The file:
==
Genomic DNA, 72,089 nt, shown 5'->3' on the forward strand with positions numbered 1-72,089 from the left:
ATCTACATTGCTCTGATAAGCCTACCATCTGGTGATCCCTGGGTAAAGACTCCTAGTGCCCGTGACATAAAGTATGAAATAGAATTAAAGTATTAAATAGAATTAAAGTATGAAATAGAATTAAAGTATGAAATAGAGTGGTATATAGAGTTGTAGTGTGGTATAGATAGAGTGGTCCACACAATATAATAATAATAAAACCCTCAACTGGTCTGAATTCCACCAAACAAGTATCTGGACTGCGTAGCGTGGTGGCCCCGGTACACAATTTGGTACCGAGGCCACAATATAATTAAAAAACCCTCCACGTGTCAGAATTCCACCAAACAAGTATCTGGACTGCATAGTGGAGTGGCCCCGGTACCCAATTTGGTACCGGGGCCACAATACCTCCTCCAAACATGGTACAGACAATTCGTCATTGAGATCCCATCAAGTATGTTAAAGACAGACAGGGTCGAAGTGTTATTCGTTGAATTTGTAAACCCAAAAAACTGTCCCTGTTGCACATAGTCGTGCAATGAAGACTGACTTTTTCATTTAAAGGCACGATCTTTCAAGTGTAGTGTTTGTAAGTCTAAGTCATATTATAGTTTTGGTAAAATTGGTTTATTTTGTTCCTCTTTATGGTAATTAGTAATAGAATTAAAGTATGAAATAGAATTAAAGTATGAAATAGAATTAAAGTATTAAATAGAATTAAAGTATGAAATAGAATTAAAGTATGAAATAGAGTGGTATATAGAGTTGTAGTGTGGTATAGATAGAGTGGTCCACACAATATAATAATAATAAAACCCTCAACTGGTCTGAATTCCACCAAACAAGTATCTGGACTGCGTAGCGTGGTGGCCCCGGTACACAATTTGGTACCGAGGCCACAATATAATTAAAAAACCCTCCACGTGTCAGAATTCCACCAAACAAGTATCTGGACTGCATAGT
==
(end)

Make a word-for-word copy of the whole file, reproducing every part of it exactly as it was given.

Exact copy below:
Genomic DNA, 72,089 nt, shown 5'->3' on the forward strand with positions numbered 1-72,089 from the left:
ATCTACATTGCTCTGATAAGCCTACCATCTGGTGATCCCTGGGTAAAGACTCCTAGTGCCCGTGACATAAAGTATGAAATAGAATTAAAGTATTAAATAGAATTAAAGTATGAAATAGAATTAAAGTATGAAATAGAGTGGTATATAGAGTTGTAGTGTGGTATAGATAGAGTGGTCCACACAATATAATAATAATAAAACCCTCAACTGGTCTGAATTCCACCAAACAAGTATCTGGACTGCGTAGCGTGGTGGCCCCGGTACACAATTTGGTACCGAGGCCACAATATAATTAAAAAACCCTCCACGTGTCAGAATTCCACCAAACAAGTATCTGGACTGCATAGTGGAGTGGCCCCGGTACCCAATTTGGTACCGGGGCCACAATACCTCCTCCAAACATGGTACAGACAATTCGTCATTGAGATCCCATCAAGTATGTTAAAGACAGACAGGGTCGAAGTGTTATTCGTTGAATTTGTAAACCCAAAAAACTGTCCCTGTTGCACATAGTCGTGCAATGAAGACTGACTTTTTCATTTAAAGGCACGATCTTTCAAGTGTAGTGTTTGTAAGTCTAAGTCATATTATAGTTTTGGTAAAATTGGTTTATTTTGTTCCTCTTTATGGTAATTAGTAATAGAATTAAAGTATGAAATAGAATTAAAGTATGAAATAGAATTAAAGTATTAAATAGAATTAAAGTATGAAATAGAATTAAAGTATGAAATAGAGTGGTATATAGAGTTGTAGTGTGGTATAGATAGAGTGGTCCACACAATATAATAATAATAAAACCCTCAACTGGTCTGAATTCCACCAAACAAGTATCTGGACTGCGTAGCGTGGTGGCCCCGGTACACAATTTGGTACCGAGGCCACAATATAATTAAAAAACCCTCCACGTGTCAGAATTCCACCAAACAAGTATCTGGACTGCATAGT